ASU’s College of Health Solution to change department infrastructure

ABOR agreed to let ASU reorganize within the College of Health Solutions

ASU is unraveling bureaucracy while expanding research within the College of Health Solutions following a vote by the Arizona Board of Regents to disassemble and reorganize the College. 

Five academic departments within the College will dissolve, including the School of Nutrition and Health Promotion, Department of Speech and Hearing Science and the School of Health Care Delivery

The move was proposed and approved in an unanimous vote during an ABOR meeting on Sept. 27, 2018. 

Faculty within the College have been planning this aggregation of departments for several months according to an ABOR meeting document.

However, Deborah Helitzer, dean of the College of Health Solutions, said students will not be negatively impacted by the change.

“They're not getting rid of any of the degree programs, we just got rid of the bureaucracy,” Helitzer said. “(For example), the School of Nutrition and Health Promotion … had three chairpersons and then a director. There's no need to have all of those layers of bureaucracy.”

However, Helitzer said more certificates and degrees will be added to the College of Health Solutions that would have fallen under the School of Nutrition and Health Promotion despite the School dissolving as an official entitiy.

“We’re increasing the number of nutrition programs and increasing the exercise programs, so the students are actually going to have more options,” Helitzer said.

She also said they want to reorganize the College of Health Solutions in order to teach in a similar way to how the health care and research fields operate.

“The way the College of Health Solutions was organized was that everything was in these silos but we know in order for us to make an impact … we all need to work together … and so we break down these silos and bring all the faculty together and say 'okay, how do we address these health problems in a much more comprehensive way?'”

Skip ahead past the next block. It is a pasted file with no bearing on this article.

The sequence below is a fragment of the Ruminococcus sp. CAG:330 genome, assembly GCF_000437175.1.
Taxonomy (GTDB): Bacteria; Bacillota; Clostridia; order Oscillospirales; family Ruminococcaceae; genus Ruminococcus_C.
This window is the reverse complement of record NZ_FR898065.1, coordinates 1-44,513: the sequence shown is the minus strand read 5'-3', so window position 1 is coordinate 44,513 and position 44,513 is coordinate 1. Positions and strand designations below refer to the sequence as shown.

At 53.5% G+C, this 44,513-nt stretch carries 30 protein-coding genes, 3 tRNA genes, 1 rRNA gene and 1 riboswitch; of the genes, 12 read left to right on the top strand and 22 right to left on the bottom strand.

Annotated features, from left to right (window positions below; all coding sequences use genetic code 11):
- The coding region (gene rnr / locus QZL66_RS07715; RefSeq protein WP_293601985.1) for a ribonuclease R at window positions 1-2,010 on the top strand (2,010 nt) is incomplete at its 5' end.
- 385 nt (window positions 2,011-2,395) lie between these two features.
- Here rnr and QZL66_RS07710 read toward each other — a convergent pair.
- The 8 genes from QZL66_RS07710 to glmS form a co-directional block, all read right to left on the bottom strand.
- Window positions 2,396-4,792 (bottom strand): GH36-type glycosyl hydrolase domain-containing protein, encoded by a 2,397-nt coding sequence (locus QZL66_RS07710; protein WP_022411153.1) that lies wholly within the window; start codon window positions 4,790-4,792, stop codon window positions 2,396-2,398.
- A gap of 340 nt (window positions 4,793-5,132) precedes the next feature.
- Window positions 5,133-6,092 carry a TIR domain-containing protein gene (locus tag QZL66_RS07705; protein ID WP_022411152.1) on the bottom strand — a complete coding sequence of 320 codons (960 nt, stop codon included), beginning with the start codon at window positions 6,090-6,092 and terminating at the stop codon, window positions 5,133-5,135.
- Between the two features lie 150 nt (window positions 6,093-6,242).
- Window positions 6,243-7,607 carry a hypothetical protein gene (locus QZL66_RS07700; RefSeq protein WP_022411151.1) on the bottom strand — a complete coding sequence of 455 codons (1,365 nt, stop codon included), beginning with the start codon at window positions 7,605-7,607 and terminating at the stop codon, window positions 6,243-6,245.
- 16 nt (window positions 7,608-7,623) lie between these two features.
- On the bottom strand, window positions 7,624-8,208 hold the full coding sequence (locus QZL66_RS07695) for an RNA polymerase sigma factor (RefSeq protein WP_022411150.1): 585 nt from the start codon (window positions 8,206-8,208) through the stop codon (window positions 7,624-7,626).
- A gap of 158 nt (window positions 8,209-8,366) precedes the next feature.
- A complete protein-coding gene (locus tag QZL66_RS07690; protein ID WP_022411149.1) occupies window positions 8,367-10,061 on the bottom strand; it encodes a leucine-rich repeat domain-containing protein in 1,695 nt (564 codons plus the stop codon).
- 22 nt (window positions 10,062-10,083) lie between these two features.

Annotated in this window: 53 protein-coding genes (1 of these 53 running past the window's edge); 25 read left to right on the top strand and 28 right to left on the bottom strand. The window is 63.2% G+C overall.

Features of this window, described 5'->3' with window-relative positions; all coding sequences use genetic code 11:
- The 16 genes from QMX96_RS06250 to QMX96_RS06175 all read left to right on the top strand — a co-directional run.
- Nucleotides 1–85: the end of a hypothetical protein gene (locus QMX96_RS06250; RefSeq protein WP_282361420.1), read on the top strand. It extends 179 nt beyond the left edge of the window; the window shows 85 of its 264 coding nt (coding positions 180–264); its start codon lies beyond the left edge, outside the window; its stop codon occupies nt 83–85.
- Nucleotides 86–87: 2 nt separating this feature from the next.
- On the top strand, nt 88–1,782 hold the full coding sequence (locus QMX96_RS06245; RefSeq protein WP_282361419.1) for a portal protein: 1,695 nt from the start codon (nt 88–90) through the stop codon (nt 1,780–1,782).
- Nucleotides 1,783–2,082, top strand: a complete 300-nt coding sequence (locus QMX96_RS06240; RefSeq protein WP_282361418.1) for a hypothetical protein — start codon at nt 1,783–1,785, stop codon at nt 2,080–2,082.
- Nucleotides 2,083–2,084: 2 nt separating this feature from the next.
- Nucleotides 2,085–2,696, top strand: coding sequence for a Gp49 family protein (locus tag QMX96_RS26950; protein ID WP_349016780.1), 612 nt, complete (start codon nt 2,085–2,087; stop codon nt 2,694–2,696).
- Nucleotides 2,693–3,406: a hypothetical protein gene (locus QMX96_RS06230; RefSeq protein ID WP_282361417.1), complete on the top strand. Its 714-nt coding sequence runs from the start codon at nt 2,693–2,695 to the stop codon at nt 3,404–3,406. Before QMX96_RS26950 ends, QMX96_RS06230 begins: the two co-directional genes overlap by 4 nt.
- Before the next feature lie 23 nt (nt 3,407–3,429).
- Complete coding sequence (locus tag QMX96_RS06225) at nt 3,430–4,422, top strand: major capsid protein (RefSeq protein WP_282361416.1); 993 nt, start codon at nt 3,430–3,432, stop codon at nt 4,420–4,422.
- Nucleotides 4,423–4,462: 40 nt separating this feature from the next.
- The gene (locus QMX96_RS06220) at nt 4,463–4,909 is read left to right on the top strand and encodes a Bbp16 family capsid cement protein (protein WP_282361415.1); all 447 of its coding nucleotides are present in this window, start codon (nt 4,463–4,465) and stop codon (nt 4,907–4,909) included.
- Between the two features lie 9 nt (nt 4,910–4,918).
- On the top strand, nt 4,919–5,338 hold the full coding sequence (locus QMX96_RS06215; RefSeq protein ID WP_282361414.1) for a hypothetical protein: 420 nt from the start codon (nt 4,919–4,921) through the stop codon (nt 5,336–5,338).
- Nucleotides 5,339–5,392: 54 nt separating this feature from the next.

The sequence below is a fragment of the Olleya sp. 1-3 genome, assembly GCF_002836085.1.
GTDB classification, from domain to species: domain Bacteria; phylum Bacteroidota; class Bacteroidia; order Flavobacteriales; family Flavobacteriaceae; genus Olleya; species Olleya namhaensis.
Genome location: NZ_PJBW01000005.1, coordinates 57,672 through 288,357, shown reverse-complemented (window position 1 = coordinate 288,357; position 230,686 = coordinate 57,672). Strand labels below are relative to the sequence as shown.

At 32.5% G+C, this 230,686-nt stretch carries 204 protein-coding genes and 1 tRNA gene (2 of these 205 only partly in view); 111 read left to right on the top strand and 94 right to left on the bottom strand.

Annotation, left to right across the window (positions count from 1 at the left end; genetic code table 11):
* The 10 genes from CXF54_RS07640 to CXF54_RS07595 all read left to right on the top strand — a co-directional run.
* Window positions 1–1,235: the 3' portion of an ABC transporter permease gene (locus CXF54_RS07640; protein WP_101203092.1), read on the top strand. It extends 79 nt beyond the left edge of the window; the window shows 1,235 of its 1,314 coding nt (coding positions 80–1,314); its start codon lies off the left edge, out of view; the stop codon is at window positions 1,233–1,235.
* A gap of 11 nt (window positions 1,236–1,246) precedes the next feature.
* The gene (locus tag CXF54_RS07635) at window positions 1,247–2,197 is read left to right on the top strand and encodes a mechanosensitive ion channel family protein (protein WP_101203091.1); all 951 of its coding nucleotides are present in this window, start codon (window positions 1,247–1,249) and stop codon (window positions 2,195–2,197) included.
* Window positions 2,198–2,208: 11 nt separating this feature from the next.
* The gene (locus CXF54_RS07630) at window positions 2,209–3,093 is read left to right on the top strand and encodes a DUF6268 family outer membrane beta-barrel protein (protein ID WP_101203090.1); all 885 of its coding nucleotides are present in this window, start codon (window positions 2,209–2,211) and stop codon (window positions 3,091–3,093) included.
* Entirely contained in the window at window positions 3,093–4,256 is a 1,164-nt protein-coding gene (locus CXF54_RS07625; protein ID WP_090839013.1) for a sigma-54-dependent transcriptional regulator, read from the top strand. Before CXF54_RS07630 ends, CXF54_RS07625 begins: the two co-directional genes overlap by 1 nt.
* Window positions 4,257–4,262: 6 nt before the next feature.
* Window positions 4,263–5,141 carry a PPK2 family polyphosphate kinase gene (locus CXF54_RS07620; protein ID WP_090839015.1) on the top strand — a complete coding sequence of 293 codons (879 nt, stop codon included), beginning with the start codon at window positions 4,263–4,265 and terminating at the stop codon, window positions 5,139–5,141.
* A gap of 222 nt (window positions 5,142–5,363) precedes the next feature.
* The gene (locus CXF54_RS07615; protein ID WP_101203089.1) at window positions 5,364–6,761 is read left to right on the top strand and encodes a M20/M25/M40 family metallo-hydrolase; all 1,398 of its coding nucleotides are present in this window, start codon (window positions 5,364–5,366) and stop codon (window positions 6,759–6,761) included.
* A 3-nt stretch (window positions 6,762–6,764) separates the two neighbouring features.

According to the Human Resource for Health Global Resource Center, the field of health care is, by definition, "a multidisciplinary profession" that relies on team work and shared resources.

Because of this new interdisciplinary shift, the College of Health Solutions will create teams of researchers, students and community members to explore more niche areas within healthcare research.

The College calls these groups "translational" teams and Scott Leischow, the director of the College of Health Solutions, said these teams are crucial to the changes happening within the department. 

“It’s an initiative designed to foster multiple teams that will work together to address important health issues,” Leischow said.


Not only are students going to be involved in the teams, but Helitzer said students will be an integral part of the entire disestablishment process.

Helitzer said they sent out surveys to the community to receive input on how the College of Health Solutions could improve and they used these reports to form their new vision.

Dahlia Stott, an Undergraduate Student Government Downtown senator for the College of Health Solutions and a senior studying nutrition, said she believes these changes will benefit her and other students by promoting a "spirit of collaboration.

“As somebody that isn’t going into the healthcare field to be a doctor, I don’t know the different areas of health care, different areas of helping people, other than my own,” she said.

Stott also said this change is going to help students be better prepared from their freshman year to when they begin a career in the healthcare field.

“Starting that collaboration from the first semester of college and continuing that until the day they retire will really benefit students,” Stott said.


Reach the reporter at mzhao49@asu.edu and follow @michelle_zhao23 on Twitter. 

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